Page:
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Amazing Judgment : Gain received on personal loan due to forex fluctuation is capital receipt not liable to tax: ITAT
Aditya Balkrishna Shroff v. ITO –  127 taxmann.com 343 (Mumbai – Trib.)
Short Overview of the Case:
During the scrutiny assessment, Assessing Officer (AO) notices that as per AIR information and as per the capital account of assessee, assessee received Rs. 1,12,35,326.
When AO probed this entry further, assessee explained that he had extended a personal interest-free loan to his cousin in Singapore.
The remittance was made under the LRS (Liberalized Remittance Scheme) issued by the Reserve Bank of India.
Due to a change in the exchange rate, the amount received on repayment was more than the amount originally advanced.
AO opined that such a difference on account of this transaction was of income nature.
Assessee submitted that the loan account was purely personal.
It was not in the nature of a business transaction.
There was no motive for economic gains in this transaction.
The loan transaction was in terms of LRS, and it was a permitted Capital Account transaction.
It was further explained that the transaction was in the capital field, and therefore the gain is in the nature of capital receipt and hence not offered for taxation.
AO didn’t accept assessee’s contentions and made additions to the income of assessee.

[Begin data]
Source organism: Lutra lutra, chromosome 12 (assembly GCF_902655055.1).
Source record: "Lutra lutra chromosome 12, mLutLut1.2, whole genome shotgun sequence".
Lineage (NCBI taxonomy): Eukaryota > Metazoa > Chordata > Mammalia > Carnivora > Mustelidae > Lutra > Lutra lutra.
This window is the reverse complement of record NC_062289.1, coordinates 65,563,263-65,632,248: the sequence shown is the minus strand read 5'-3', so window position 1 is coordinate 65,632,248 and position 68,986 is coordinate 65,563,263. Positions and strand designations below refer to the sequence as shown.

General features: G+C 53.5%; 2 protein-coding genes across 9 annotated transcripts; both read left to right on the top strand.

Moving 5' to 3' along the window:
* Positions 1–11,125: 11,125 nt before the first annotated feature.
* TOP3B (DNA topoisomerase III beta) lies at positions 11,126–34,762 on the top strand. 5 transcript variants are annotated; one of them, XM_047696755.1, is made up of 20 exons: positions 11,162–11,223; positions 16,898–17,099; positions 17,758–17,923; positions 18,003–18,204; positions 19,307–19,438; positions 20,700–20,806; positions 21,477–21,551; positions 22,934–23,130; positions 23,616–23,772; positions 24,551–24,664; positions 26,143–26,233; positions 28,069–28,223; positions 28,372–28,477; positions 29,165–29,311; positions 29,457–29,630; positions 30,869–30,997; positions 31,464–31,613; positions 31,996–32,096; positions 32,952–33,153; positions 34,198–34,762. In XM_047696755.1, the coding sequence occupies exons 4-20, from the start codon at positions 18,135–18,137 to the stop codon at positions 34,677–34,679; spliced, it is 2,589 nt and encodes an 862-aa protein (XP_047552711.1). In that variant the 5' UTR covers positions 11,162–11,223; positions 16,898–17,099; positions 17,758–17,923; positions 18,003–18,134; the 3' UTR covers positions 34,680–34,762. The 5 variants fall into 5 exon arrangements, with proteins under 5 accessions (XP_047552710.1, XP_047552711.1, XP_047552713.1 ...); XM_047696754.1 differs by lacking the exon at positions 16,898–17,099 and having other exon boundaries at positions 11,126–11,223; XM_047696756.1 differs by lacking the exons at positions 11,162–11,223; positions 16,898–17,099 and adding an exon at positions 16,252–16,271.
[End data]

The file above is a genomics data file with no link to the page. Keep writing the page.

On appeal, Mumbai ITAT held that even before deciding whether the gain was of income nature, AO had proceeded to put the cart before the horse by deciding the head under which the income is to be taxed.
He mixed up the concept of income with the concept of gains.
In the case of Shaw Wallace & Co Ltd v. DCIT  117 Taxman 192 (Calcutta), Calcutta ITAT held that a capital receipt, in principle, is outside the scope of income chargeable to tax.
A receipt cannot be taxed as income unless it is in the nature of a revenue receipt or is specifically brought within the ambit of income by way of specific provisions of the Income-tax Act.
AO had accepted that the transaction was in the capital field and proceeded to hold that income arising out of the loan transaction was required to be treated as interest or income from other sources.
If the transaction was in the capital field, where the question of a capital receipt being taxed as income arises unless there was a specific provision of bringing such a capital receipt to tax.
In any case, where the loan was foreign currency-denominated and the amount advanced as loan, as also received back as repayment, was exactly the same, there was no question of interest component at all.
The benefit or gain received by assessee was on account of foreign exchange fluctuation.
Since the foreign exchange fluctuation was with respect to a transaction in the capital field, the foreign exchange fluctuation receipt itself turned out to be a capital receipt.
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